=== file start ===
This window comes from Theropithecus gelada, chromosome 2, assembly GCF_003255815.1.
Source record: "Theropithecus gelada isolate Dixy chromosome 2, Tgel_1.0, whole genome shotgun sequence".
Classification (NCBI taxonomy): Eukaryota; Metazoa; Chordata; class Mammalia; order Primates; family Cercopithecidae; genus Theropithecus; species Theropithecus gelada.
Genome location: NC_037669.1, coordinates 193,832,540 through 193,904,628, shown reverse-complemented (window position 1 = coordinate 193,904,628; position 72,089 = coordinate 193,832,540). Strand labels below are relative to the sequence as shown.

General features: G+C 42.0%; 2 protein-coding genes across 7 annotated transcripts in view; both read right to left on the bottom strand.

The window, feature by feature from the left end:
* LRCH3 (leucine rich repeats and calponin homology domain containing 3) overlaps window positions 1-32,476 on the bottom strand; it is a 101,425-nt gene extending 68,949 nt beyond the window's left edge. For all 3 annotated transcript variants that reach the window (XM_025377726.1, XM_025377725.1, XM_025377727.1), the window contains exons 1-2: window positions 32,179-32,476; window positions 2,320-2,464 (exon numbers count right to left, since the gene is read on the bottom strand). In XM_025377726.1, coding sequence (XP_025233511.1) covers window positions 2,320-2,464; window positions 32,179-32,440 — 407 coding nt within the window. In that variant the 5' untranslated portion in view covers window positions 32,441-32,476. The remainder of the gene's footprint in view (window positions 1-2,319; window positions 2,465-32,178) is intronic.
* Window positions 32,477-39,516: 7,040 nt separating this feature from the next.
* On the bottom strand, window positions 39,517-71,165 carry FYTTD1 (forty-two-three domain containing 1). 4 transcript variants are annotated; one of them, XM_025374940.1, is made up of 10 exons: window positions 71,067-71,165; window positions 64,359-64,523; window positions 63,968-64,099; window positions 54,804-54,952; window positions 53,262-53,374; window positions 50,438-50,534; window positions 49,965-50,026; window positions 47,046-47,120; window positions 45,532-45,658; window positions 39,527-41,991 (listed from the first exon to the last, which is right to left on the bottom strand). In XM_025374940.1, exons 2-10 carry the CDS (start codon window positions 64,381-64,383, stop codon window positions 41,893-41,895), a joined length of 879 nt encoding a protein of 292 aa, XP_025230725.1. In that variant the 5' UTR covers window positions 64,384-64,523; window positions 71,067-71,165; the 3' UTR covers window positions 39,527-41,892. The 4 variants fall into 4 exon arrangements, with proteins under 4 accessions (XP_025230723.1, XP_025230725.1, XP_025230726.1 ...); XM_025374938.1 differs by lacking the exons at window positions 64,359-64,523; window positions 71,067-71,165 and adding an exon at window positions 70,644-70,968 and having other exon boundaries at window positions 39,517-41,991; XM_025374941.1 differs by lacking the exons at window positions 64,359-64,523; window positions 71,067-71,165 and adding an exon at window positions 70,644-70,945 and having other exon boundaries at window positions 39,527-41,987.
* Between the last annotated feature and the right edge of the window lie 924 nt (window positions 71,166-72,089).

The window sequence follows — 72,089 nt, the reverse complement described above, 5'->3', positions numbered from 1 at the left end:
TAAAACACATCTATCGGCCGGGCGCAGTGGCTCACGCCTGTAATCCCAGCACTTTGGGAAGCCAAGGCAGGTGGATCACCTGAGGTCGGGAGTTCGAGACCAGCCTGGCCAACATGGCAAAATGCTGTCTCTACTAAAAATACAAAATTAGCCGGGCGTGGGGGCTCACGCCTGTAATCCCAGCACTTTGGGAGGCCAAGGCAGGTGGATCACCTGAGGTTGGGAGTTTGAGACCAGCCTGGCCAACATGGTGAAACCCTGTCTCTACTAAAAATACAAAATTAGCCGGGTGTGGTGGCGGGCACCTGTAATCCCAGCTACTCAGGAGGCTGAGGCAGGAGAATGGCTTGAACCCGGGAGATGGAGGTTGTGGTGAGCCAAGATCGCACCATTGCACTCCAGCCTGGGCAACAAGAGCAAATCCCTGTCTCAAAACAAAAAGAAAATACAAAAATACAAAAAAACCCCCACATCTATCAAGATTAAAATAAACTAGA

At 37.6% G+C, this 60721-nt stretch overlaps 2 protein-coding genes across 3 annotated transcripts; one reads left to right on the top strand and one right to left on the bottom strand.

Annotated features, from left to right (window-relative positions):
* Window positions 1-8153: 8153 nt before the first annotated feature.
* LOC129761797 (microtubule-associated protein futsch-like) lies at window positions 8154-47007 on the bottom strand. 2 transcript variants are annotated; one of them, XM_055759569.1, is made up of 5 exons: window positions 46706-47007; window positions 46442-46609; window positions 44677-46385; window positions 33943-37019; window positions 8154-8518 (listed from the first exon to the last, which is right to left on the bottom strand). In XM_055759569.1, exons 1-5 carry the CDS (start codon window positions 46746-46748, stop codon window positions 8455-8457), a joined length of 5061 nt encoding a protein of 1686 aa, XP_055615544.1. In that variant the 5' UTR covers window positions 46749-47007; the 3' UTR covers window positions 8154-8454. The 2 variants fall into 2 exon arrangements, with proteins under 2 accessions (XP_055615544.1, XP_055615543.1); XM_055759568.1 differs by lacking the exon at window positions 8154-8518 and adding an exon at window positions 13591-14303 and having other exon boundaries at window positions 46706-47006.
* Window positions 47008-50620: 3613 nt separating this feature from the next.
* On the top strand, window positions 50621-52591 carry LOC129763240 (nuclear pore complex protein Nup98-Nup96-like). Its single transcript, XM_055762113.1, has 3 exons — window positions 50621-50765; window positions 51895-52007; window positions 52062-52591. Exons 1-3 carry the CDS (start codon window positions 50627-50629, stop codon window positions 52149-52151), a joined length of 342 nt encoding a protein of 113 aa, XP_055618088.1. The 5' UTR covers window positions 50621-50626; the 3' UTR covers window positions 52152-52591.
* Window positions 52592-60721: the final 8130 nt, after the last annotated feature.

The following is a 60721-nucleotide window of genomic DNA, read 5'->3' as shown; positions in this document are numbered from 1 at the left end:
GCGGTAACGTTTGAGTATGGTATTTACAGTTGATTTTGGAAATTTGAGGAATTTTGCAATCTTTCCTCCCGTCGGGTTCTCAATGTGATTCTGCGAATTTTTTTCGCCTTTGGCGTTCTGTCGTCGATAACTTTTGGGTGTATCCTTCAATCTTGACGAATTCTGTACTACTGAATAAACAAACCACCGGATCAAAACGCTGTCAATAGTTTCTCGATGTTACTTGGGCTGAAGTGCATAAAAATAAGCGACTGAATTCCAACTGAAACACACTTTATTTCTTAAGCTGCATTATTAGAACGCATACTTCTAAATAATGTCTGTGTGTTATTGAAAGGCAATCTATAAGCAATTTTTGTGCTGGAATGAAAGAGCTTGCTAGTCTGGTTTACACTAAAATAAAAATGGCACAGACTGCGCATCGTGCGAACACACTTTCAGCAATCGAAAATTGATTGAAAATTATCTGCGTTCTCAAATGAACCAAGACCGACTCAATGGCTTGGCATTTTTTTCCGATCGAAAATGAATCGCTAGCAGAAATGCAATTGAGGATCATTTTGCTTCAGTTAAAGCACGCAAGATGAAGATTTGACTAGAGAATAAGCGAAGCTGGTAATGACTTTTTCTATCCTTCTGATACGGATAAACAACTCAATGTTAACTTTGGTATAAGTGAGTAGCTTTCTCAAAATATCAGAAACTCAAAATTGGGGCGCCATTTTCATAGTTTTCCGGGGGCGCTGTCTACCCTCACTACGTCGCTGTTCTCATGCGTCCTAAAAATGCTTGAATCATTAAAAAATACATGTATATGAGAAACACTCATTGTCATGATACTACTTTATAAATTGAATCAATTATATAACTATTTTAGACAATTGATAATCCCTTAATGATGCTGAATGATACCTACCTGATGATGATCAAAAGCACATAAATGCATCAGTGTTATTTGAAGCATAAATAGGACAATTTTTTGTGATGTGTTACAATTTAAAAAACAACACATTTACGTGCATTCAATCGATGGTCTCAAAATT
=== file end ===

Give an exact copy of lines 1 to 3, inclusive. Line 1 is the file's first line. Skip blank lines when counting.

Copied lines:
This window comes from Theropithecus gelada, chromosome 2, assembly GCF_003255815.1.
Source record: "Theropithecus gelada isolate Dixy chromosome 2, Tgel_1.0, whole genome shotgun sequence".
Classification (NCBI taxonomy): Eukaryota; Metazoa; Chordata; class Mammalia; order Primates; family Cercopithecidae; genus Theropithecus; species Theropithecus gelada.